Ontario Enhancing Patient Care and Pharmacy Safety
Ministry of Health and Long-Term Care
Ontario is introducing legislation that, if passed, would strengthen the safety of the drug supply chain in the province's hospitals and further enhance patient care.
The government is following through on its commitment to implement recommendations contained in Dr. Jake Thiessen's review of the province's drug supply system. Earlier this year, Dr. Thiessen conducted a detailed investigation into the discovery of under-dosed chemotherapy drugs at four Ontario hospitals and one in New Brunswick.Expanding Ontario College of Pharmacists' Inspection Powers
Ontario is proposing legislation to implement recommendation 12 of Dr. Thiessen's report, which calls for amendments to the Drug and Pharmacies Regulation Act, to give the Ontario College of Pharmacists the authority to inspect and license hospital pharmacies, in addition to community pharmacies.
Currently, pharmacies in the community are overseen by the Ontario College of Pharmacists, whereas those within hospitals are the responsibility of individual hospital corporations. Expanding the College's authority to regulate hospital pharmacies will ensure they meet consistent standards across the province.
Specifically, the government's proposed legislation includes the following measures:
- Providing the Ontario College of Pharmacists with the authority to license and inspect pharmacies within public and private hospitals, in the same manner it currently licenses and inspects community pharmacies;
- Providing the College with the ability to enforce licensing requirements;
- Allowing the College to make regulations to establish the requirements and standards for licensing and inspection; and
- Providing government the ability to extend the College's oversight to other pharmacy locations in the future, as appropriate.
As a result of these changes, the Ontario College of Pharmacists will be able to conduct regular inspections of hospital pharmacies so they can monitor compliance with licensing requirements and standards.
Currently, other provinces including British Columbia, Newfoundland and Labrador, Prince Edward Island and New Brunswick require their pharmacy regulators to license and inspect hospital pharmacies.
Improving the Health System's Ability to Identify and Respond to Incidents
Ontario is also proposing changes that, if passed, would improve the health system's ability to quickly identify and respond to any future incidents that could affect patient care and safety by enabling better information sharing between regulatory colleges, hospitals and public health authorities. The changes include:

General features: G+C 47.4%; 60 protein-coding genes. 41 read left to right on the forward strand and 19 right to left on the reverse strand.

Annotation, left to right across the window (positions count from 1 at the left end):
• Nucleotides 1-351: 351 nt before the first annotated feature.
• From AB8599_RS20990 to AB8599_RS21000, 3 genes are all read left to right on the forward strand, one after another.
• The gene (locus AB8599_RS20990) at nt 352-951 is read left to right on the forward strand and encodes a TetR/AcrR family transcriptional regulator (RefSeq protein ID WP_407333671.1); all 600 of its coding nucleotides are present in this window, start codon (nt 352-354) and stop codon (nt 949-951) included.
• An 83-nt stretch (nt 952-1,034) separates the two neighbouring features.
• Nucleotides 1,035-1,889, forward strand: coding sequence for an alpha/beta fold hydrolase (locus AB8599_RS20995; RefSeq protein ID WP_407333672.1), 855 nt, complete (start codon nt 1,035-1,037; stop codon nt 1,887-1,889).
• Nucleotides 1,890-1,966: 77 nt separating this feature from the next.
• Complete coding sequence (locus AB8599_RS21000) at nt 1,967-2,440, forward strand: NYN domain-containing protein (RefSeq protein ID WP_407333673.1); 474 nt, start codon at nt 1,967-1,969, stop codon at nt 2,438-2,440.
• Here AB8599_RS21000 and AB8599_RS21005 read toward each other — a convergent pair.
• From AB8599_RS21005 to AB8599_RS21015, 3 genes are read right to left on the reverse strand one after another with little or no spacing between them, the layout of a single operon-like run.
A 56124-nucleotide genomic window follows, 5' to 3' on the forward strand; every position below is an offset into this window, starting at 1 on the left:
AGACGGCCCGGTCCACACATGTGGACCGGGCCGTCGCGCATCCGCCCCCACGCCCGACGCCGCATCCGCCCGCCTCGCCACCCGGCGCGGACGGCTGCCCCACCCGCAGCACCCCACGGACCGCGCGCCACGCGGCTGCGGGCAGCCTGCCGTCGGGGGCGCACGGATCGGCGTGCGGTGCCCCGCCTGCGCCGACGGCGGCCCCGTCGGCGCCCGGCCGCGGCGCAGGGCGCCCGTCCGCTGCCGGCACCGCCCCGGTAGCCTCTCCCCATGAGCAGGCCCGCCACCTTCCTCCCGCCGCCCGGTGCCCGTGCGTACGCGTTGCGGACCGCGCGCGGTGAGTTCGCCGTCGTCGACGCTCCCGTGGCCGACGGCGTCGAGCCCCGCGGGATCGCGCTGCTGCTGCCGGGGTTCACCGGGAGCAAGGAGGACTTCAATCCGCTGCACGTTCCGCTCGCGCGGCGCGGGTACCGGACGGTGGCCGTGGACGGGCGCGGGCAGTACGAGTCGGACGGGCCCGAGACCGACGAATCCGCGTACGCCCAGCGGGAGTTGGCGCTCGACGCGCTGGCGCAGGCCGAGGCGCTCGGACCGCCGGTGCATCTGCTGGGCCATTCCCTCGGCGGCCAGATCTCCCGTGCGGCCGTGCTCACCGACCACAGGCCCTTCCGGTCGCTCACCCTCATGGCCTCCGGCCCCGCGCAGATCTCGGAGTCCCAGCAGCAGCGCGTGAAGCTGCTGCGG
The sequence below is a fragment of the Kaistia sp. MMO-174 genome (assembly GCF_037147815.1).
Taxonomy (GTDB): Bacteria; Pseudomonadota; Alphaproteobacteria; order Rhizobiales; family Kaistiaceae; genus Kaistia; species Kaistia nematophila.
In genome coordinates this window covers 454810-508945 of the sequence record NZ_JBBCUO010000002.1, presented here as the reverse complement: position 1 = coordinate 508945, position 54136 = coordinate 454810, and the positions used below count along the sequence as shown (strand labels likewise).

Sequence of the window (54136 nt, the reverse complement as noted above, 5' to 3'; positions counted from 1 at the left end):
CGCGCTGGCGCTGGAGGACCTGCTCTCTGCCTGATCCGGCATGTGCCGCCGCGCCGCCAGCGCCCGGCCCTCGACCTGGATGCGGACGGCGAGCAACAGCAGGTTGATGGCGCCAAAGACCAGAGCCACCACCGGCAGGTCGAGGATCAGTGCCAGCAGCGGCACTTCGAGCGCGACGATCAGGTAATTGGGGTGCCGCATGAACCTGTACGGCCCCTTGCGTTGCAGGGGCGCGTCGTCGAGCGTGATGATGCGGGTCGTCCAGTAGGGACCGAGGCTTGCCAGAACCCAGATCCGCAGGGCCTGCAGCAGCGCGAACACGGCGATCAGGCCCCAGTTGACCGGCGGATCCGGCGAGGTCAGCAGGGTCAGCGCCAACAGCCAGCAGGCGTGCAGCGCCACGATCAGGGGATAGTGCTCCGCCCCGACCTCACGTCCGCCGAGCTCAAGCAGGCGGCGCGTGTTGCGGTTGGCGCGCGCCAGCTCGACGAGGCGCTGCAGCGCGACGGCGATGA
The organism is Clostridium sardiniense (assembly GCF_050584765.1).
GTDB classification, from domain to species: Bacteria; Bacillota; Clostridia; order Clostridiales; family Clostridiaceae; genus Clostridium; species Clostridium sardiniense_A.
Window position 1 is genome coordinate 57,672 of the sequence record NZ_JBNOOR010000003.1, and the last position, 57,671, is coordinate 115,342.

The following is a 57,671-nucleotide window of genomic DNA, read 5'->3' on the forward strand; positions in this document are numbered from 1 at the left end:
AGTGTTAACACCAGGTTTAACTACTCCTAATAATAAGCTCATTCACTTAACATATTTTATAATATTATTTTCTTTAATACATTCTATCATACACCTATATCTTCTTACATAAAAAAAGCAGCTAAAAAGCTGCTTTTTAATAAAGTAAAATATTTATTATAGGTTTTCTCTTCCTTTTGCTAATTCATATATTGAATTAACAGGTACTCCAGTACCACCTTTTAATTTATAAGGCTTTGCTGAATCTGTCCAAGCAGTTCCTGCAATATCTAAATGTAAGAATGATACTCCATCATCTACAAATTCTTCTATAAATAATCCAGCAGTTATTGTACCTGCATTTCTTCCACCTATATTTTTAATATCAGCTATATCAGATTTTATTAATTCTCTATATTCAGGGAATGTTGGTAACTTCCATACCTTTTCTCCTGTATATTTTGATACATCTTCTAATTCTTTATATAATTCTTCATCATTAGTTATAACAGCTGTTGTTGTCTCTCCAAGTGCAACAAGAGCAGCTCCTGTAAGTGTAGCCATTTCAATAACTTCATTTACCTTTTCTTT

- Enabling health regulatory colleges to more readily share information with public health authorities for the purposes of administering the Health Protection and Promotion Act;
- Permitting health regulatory colleges to share complaints-related information with a hospital, obtained by a college's investigator;
- Requiring a hospital or employer to report to health regulatory colleges if a regulated health professional has voluntarily restricted his or her practice or privileges because of concerns regarding the member's conduct or practice;
- Allow the government to more quickly appoint a College supervisor in order to address any serious concerns regarding the quality of a college's governance and management; and,
- Provide health regulatory colleges the flexibility to focus their investigation of complaints to matters that that could constitute professional misconduct, incompetence or incapacity.
Implementing the Thiessen Report's Recommendations
On Sept. 12, 2013, the Ministry of Health and Long-Term Care established an Implementation Task Force to oversee the implementaion of Dr. Thiessen's remaining 11 recommendations.
The task force includes representation from a variety of health and government sector partners, including the Ontario Hospital Association, the Ontario College of Pharmacists, Health Canada and the Ministry of Government Services.
The task force is currently establishing timelines for the completion of its work.
Actions Already Taken to Safeguard Hospital Drugs
Following the discovery of under-dosing of chemotherapy drugs the government took immediate action by:
- Appointing Dr. Thiessen to determine the causes and provide recommendations to prevent future incidents from occurring;
- Requiring drug compounders to declare their regulatory framework, their accreditation, and their quality assurance practices;
- Requiring all hospitals to attest that quality assurance processes are in place for all drugs either purchased externally or prepared in hospital;
- Working with the Ontario College of Pharmacists, to amend Ontario Regulation 202/94 under the Pharmacy Act, 1991 to allow the college to inspect drug preparation premises where pharmacists and pharmacy technicians engage in or supervise drug preparation activities (such as reconstituting, combining, and mixing two or more substances without a prescription); and
- Amending Regulation 965 under the Public Hospitals Act to require hospitals to purchase or obtain drugs only from regulated or approved entities.